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The British Labour Party: What is it For?

 

Of the three great issues facing people everywhere, nowhere can the British Labour Party claim in any sense to be in the lead. Nowhere can it claim to be in the vanguard against environmental destruction, against growing inequality and against corrupt centralised governance. In fact it has been failing miserably on all three fronts. Which is not to say that both in government and in opposition it has not had its moments of enlightenment. New Labour did introduce the Sure Start programme to help combat the shocking disparity between the life chances of the better-off and of those of the dispossessed and disenfranchised. It did introduce tax credits and the minimum wage to partially bridge the glaring gap between those at the top end and those desperately trying to eke out an existence at the other end. It did make some tentative moves in the direction of  political devolution of this rather dis-United Kingdom. And there were some haft-hearted concessions to the renewable energy industry.  But after thirteen years in government it was all too little and way too tame to make a noticeable difference.

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A Place of Greater Safety, Hilary Mantel, Forth Estate, 1992

There is one thing you can say with some degree of certainty about Mantel. She understands class, she understands sex and she understands human frailties. What better tools can novelist possibly need? The fact that she is a writer of stunning ability is the final ingredient for greatness. Nearly nine hundred pages of historical recreation and not for a single moment does the tension let up. Having been blown away, like so many people, by Mantel’s ‘Wolf Hall’ and her subsequent ‘Bring Up The Bodies’ I was very reluctant to take on a novel that was written over twenty years earlier. Surely I would be disappointed. Surely it would just represent her apprenticeship for the masterpiece that was yet to come. No sir! Mantel’s, ‘A Place of Greater Safety’ is a masterpiece in its own right. Readers need not fear a sense of anti-climax having read the first two parts of her Thomas Cromwell trilogy. What Mantel has done for our appreciation of Cromwell, she has equally done for our understanding of Danton, Robespierre and Desmoulins. And the brilliance that she has bought to the first two parts of her Tudor trilogy is every bit in evidence in her reconstruction of the French Revolution.

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The Lebedevs: Schizophrenic Oligarchs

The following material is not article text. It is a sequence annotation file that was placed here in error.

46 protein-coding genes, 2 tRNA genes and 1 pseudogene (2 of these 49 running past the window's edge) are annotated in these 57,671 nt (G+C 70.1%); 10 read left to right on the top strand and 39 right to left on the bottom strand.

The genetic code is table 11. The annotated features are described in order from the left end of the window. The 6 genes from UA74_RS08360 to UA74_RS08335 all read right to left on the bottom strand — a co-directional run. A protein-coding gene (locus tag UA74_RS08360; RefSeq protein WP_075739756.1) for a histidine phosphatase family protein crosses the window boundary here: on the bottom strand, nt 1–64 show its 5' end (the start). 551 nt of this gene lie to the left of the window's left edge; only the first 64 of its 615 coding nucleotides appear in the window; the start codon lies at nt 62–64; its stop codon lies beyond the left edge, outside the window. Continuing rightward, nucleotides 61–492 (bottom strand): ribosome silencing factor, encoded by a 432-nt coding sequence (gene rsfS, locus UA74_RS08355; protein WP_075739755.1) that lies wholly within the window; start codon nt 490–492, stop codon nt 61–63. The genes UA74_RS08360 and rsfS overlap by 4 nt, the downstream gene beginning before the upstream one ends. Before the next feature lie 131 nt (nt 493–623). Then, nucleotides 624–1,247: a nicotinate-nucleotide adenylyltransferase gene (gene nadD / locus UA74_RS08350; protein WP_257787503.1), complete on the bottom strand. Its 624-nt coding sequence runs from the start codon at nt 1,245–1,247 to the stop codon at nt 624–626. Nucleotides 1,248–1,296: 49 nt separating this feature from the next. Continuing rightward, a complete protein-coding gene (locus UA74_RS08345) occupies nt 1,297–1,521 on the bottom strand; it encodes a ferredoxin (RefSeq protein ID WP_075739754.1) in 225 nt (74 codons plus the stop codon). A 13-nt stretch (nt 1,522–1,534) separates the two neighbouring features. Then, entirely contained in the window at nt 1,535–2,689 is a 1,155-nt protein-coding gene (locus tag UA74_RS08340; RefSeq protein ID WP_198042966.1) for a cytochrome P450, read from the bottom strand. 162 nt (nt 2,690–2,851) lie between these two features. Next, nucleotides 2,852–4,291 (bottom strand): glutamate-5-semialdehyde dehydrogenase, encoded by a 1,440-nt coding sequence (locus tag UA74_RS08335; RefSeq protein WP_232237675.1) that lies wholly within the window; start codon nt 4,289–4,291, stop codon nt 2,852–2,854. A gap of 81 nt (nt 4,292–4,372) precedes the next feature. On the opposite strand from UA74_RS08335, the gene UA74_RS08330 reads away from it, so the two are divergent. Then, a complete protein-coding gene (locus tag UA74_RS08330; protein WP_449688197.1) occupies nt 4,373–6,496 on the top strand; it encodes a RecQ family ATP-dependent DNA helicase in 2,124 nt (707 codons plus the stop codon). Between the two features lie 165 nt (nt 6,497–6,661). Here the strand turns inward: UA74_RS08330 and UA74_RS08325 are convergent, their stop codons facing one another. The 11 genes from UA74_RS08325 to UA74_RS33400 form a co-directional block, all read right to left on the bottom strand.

The Lebedev’s, owners of the London Evening Standard, just can’t make up their minds. One minute they’re whipping up support for the Tory Party and generally behaving as one would expect a reasonable size cog in the corporate machine to behave. Next minute they are masquerading as tribunes of London’s working class, championing everything from literacy, safe cycling, affordable housing and clean air. The only problem with playing these two roles is, for the most part, they are diametric opposites.

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Greek Negotiations: Podemos is the Elephant in the Room.

Strictly speaking, the above title is incorrect. The real elephant in the room is not so much Podemos but neoliberalism itself. Give in to the wholly reasonable demands of Syriza and every anti-austerity party across Europe and beyond will take heart. The battle lines are crystal clear. It’s the exponents of monetarism and neoliberalism versus those at the receiving end. The ruling establishment’s narrative is that there is no alternative, yet one after another leading economists; including Nobel Prize winning economists, are telling us that neoliberalism and its attendant inhuman austerity policies are a busted flush. What they are telling us and what bitter experience is teaching us is that the policies of neoliberalism as practised across  Europe are creating ever greater levels of inequality and making global recessionary pressures even worse. Just ask the Greeks. Of course you don’t need to be a Nobel Prize winning economist to tell you this. Any high school economics student will tell you: spend your way out of recession and then trim the deficits during the boom years. It’s basic Keynesianism.

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Women’s World Cup

There is still an awful lot to decry concerning the state and status of women across the globe. One half of the human population still seems to take a sadistic pleasure in degrading the other half.  Whichever way we look, east or west, north or south, the material and social outcomes for women is considerably below that of their male counterparts. Women are on the receiving end when it comes to equal pay, equality in education and employment, and perhaps most telling, their general status in society. In the east women are still battling to rid themselves of the chains of feudal bondage. Women may be formally free but the dead weight of centuries, nay millennia of slavery and feudal oppression still asserts itself. Violence against women is endemic, and the law, such as it is, seems powerless to protect. The situation in the west seems at first glance to be an improving one, but dig a little deeper and violence against women is still at epidemic proportions. And again the law seems unable or unwilling to intervene. Just look at the appallingly low rate of successful prosecutions for rape to get a sense of how entrenched western patriarchal attitudes still are. And in the west the objectification and commodification of women shows no sign of abating.  I think it was Marx that once declared that a civilisation can best be judged by how it treats its women. By nearly all criteria, civilisation, east and west, is failing miserably.